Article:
Two Way Mirror follows a seemingly simple formula: two plays, two actors. Thus, the quality of these two elements is key for an enjoyable evening of theatre. While Louisa Iselin and Saul Lowndes Britton provided strong performances, Arthur Miller’s scripts, unfortunately, did not inspire or impress.

The first play, Eulogy of a Lady, centres around a man who walks into a shop looking for a gift for his dying lover. The conversation that ensues between him and the proprietress makes him confront some uncomfortable truths and the two eventually reach an understanding about the situation. Saul Lowndes Britton portrays the grief and agony of the man well, with restless physicality emphasising these emotions. Iselin’s proprietress is an anti-pole to Lowndes Britton’s dynamic performance. Her calm and composed proprietress is, however, too stationary at times. The progression of both characters could also have been portrayed more clearly.

Thanks to the clever traverse stage, it soon becomes clear who holds the role of ‘two way mirror’: the audience. A set by Ilia Strigari’s is convincing in its simplicity: the same pieces of furniture – a sofa, two chairs, two tables and a clothes mannequin – were quickly converted from a shop to a bedroom where the second play ‘Some kind of Love’ is set. The costumes were similarly versatile. In this second play, detective Tom O’Toole thinks that prostitute Angela with whom he had an extra-marital affair is holding the key information to a murder case, in which he believes a man was innocently convicted.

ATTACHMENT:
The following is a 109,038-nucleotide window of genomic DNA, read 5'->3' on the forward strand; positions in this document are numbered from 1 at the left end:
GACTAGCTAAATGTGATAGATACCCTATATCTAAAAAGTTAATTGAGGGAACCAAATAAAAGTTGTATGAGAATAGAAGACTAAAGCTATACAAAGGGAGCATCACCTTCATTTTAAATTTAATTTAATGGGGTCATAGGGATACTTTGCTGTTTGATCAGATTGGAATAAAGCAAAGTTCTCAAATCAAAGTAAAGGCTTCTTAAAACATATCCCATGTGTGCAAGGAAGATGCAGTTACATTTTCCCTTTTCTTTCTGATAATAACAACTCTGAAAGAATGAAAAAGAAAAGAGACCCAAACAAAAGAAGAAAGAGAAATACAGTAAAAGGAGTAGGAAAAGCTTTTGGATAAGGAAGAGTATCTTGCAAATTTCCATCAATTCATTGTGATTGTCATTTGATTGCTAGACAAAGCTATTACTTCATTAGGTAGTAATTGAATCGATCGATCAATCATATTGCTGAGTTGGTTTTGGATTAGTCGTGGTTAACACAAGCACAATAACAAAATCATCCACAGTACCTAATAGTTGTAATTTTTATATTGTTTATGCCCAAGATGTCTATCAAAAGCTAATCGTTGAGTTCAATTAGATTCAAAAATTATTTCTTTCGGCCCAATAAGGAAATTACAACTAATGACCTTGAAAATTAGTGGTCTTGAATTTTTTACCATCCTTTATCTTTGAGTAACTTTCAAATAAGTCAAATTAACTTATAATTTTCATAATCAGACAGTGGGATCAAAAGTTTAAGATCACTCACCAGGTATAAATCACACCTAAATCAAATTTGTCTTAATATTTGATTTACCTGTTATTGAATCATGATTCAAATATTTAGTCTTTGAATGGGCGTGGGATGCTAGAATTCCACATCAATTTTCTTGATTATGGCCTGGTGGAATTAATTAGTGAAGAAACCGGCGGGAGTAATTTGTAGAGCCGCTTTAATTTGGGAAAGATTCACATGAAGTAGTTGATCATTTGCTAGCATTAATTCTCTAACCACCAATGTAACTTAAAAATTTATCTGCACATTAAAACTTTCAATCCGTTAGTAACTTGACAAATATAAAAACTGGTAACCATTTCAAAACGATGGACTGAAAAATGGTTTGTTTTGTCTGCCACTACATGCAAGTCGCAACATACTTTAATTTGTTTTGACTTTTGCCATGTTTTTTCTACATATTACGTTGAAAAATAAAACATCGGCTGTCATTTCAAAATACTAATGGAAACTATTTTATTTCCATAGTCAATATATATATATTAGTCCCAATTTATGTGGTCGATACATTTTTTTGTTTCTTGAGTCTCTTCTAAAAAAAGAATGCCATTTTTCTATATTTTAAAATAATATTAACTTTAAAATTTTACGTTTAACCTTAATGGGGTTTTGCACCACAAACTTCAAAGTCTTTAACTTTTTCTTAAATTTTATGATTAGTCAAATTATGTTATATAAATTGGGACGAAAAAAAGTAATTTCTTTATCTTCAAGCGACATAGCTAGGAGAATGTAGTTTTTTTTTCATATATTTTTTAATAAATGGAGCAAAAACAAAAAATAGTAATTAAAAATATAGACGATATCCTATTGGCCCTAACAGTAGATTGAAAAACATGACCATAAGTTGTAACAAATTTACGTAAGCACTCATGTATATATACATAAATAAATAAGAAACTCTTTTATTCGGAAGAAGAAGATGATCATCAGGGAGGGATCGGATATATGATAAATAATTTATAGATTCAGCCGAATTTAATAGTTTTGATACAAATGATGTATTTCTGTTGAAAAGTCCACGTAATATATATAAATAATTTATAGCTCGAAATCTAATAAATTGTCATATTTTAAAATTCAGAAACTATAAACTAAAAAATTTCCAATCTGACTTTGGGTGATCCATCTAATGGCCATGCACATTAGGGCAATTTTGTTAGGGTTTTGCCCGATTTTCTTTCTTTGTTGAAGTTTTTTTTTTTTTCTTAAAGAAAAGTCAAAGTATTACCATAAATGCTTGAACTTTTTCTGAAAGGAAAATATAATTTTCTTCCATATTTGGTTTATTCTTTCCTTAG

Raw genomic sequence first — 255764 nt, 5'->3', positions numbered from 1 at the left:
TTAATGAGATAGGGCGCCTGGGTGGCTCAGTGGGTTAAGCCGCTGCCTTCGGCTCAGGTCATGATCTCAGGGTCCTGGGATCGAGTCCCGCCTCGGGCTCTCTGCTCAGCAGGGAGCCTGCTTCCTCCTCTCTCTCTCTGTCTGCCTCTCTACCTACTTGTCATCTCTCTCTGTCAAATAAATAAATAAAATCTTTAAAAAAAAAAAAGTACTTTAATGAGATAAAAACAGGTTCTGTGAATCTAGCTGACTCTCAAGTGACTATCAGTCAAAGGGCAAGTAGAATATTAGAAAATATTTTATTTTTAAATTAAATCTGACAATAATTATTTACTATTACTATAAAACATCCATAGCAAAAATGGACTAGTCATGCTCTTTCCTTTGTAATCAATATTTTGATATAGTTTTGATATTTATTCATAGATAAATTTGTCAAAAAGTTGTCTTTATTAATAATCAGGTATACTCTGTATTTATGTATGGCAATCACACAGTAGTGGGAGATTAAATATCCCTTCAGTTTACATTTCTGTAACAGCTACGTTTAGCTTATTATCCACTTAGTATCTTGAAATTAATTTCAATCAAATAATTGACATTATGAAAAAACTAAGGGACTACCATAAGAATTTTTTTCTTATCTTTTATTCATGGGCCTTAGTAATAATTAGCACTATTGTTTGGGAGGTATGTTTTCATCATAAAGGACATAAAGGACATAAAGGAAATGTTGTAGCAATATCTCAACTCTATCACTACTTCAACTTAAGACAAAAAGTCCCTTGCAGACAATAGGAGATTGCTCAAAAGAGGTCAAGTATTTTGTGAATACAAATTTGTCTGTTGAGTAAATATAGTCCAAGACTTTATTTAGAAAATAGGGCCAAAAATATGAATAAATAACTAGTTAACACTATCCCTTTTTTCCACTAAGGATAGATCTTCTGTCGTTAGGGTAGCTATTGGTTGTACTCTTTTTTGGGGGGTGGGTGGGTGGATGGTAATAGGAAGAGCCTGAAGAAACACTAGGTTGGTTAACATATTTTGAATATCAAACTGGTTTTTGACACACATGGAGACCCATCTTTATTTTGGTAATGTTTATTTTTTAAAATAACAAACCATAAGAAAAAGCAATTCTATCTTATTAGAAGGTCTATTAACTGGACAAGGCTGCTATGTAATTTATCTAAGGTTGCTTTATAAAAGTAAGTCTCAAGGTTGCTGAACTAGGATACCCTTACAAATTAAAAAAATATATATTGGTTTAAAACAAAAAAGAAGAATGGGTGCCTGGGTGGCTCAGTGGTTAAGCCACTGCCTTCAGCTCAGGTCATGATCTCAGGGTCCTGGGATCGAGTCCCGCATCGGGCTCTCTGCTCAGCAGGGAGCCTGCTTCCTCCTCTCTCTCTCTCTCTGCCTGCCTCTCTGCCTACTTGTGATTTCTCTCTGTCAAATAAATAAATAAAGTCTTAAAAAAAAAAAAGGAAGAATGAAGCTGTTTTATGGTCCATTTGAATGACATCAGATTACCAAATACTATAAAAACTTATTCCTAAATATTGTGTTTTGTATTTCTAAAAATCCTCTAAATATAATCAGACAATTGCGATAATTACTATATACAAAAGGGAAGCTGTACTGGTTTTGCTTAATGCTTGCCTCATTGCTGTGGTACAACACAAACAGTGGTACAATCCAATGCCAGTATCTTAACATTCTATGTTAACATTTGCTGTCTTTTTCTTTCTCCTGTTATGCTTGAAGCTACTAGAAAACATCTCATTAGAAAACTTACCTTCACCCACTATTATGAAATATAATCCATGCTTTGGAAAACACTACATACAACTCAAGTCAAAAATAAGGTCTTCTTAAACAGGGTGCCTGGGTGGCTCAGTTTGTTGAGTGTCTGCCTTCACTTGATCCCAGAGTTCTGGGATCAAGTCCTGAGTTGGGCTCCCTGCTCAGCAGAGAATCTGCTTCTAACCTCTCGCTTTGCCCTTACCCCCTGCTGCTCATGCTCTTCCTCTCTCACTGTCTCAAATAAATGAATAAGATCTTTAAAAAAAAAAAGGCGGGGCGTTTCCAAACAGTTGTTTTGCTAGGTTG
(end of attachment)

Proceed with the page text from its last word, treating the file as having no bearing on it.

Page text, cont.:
It is here that the actors particularly shine: Louisa Iselin’s emotional range is particularly impressive. It is no mean feat to portray a schizophrenic prostitute with split personalities but Iselin’s performance rises to the challenge. If I were to offer some advice, it would be that the differences between the prostitute’s distinct personalities could have been brought out even more. Lowndes Britton convinces with a dynamic, emotional performance and a great accent (both of the actors’ American accents deserve much praise). This production thrives on its actors’ performances, but Miller’s script is simply too long and too confusing, much like Tom O’Toole’s efforts to attain the unattainable in his relationship with Angela.

In sum, Arthur Miller is not at his best in Two Way Mirror. On the other hand, director Aimée Emma Kwan has worked hard to provide two great Oxford talents with a well-designed stage in the BT studio; there they showcase two impressive performances.